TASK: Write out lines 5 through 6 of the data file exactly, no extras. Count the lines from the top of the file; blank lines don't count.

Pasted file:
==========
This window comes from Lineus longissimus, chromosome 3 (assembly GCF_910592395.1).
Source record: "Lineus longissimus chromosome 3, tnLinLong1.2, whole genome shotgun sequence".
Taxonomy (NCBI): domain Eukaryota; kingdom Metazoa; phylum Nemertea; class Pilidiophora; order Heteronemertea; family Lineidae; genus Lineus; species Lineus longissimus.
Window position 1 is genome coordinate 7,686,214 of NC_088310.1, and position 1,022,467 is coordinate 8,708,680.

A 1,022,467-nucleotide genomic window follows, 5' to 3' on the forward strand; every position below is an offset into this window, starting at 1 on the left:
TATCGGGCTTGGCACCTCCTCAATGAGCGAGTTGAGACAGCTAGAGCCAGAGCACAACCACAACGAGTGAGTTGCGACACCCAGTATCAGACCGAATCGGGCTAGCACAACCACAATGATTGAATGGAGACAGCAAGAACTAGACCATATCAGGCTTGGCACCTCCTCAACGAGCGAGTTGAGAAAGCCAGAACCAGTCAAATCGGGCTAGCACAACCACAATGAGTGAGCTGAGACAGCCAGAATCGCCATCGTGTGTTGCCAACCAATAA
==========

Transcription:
A 1,022,467-nucleotide genomic window follows, 5' to 3' on the forward strand; every position below is an offset into this window, starting at 1 on the left:
TATCGGGCTTGGCACCTCCTCAATGAGCGAGTTGAGACAGCTAGAGCCAGAGCACAACCACAACGAGTGAGTTGCGACACCCAGTATCAGACCGAATCGGGCTAGCACAACCACAATGATTGAATGGAGACAGCAAGAACTAGACCATATCAGGCTTGGCACCTCCTCAACGAGCGAGTTGAGAAAGCCAGAACCAGTCAAATCGGGCTAGCACAACCACAATGAGTGAGCTGAGACAGCCAGAATCGCCATCGTGTGTTGCCAACCAATAA